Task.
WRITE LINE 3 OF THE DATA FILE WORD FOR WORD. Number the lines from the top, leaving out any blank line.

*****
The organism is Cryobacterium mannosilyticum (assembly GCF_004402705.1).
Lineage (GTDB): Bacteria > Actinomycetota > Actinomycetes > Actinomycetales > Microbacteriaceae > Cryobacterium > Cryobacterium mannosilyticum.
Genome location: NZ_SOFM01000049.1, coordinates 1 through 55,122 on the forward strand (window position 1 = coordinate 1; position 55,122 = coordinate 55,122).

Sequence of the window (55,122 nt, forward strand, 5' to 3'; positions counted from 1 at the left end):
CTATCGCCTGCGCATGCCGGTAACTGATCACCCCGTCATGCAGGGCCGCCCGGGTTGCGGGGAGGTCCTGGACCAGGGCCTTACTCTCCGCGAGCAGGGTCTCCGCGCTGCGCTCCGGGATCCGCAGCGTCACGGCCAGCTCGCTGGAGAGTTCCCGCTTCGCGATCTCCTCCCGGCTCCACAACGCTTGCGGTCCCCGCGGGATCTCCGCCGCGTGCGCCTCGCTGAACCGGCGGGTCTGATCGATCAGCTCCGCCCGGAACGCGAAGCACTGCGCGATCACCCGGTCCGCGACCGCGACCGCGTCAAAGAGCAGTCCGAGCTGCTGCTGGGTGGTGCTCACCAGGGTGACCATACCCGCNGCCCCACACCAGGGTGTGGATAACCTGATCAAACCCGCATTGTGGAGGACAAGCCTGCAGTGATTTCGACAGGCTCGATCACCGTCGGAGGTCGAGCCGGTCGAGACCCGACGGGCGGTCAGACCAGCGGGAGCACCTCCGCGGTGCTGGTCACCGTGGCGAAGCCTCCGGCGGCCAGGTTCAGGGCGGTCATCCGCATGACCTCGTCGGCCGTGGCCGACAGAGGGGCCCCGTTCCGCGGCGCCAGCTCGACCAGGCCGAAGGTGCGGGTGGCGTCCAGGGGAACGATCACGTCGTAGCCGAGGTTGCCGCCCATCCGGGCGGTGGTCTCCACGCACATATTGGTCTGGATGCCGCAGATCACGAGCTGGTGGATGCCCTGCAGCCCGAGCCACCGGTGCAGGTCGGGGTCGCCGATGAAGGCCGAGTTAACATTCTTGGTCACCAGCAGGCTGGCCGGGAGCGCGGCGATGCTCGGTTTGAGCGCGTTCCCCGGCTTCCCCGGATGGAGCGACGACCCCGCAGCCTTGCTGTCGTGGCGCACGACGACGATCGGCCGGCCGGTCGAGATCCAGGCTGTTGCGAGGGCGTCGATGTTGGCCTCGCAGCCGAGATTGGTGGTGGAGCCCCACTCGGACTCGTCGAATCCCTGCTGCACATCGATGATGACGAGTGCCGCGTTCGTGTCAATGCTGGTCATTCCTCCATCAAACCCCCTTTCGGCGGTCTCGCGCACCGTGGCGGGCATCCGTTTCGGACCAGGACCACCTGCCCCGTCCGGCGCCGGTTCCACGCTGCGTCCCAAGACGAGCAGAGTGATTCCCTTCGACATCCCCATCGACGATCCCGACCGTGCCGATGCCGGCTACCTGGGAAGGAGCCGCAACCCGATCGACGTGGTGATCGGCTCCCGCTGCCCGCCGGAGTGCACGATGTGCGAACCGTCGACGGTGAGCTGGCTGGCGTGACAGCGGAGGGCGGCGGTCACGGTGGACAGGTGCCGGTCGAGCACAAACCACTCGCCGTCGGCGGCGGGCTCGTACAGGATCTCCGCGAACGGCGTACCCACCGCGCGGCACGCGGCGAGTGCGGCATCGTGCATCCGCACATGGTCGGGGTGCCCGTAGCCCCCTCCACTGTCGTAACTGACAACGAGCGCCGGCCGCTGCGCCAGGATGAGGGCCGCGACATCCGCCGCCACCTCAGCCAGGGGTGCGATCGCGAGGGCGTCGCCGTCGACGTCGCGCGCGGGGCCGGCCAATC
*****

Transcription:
Genome location: NZ_SOFM01000049.1, coordinates 1 through 55,122 on the forward strand (window position 1 = coordinate 1; position 55,122 = coordinate 55,122).